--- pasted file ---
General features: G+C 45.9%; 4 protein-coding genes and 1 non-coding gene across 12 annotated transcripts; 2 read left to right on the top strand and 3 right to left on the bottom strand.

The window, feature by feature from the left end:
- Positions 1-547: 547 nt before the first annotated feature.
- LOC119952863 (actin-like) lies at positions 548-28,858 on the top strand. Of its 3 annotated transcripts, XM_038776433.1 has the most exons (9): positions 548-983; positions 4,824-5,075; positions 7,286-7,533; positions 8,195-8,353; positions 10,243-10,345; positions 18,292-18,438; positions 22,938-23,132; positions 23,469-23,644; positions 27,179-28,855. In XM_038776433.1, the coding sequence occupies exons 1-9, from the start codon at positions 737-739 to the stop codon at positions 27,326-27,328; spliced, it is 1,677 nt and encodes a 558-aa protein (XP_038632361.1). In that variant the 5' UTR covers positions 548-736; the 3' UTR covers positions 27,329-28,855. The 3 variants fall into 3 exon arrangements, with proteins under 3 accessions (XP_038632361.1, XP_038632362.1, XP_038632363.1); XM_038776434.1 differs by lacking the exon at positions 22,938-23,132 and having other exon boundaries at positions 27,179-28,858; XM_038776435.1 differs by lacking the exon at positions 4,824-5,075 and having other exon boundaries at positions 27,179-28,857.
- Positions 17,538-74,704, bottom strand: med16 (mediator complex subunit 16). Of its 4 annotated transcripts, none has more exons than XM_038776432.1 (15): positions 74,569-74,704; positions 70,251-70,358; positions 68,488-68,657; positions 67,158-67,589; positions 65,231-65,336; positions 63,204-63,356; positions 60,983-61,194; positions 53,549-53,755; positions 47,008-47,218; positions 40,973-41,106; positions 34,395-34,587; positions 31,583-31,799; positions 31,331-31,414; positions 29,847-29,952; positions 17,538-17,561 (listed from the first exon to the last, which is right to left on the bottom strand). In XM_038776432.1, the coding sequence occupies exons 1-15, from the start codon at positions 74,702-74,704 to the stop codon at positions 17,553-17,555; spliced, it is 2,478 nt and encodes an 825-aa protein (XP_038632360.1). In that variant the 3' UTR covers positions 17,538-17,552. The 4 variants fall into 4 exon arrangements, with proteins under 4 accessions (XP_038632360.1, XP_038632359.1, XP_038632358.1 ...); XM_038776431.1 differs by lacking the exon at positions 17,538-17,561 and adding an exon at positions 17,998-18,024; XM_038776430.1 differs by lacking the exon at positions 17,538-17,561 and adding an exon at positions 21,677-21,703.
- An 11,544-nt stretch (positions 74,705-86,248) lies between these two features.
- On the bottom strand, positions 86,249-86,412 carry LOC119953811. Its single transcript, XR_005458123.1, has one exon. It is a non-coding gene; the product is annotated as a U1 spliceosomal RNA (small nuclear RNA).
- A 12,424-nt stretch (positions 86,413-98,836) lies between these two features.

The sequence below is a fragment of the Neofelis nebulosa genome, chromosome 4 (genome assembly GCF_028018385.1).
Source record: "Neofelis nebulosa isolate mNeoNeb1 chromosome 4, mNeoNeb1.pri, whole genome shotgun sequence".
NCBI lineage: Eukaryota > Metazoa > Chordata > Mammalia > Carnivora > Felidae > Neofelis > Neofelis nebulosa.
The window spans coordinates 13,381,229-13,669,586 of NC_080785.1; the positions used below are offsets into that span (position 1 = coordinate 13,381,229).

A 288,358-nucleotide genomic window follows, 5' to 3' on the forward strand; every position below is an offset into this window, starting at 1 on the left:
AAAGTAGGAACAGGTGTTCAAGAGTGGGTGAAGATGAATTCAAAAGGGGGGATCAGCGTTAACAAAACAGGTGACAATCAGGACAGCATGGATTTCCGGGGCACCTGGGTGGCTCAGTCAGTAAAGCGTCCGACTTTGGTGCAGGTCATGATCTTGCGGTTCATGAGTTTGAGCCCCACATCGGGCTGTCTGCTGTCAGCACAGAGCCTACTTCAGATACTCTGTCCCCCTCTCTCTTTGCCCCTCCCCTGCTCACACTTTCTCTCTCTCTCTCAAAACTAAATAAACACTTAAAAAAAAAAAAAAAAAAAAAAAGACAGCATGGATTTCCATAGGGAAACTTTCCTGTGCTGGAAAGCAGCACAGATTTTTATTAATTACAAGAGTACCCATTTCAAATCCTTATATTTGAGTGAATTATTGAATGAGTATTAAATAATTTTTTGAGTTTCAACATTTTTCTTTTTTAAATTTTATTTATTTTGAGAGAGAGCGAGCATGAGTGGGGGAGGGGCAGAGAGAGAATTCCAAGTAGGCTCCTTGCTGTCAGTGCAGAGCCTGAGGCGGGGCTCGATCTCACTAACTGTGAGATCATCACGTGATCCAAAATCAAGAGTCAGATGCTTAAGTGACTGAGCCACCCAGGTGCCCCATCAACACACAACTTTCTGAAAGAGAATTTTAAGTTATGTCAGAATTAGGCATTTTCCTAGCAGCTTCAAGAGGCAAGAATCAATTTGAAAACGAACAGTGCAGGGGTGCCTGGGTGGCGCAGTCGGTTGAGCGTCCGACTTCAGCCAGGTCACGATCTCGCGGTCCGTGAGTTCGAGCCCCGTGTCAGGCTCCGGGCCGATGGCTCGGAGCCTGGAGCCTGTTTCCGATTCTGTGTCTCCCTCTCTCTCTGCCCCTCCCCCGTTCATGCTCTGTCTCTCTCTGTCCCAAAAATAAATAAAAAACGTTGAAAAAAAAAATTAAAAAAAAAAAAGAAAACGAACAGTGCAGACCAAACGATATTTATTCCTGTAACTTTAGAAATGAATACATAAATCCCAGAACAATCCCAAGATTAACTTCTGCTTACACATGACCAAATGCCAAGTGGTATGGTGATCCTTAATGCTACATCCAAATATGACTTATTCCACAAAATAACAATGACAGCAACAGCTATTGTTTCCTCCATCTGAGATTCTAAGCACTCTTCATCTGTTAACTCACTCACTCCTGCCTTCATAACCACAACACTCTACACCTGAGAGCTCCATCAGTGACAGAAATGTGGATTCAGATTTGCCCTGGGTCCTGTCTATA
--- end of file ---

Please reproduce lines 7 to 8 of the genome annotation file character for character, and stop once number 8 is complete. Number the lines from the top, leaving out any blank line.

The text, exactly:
- On the bottom strand, positions 86,249-86,412 carry LOC119953811. Its single transcript, XR_005458123.1, has one exon. It is a non-coding gene; the product is annotated as a U1 spliceosomal RNA (small nuclear RNA).
- A 12,424-nt stretch (positions 86,413-98,836) lies between these two features.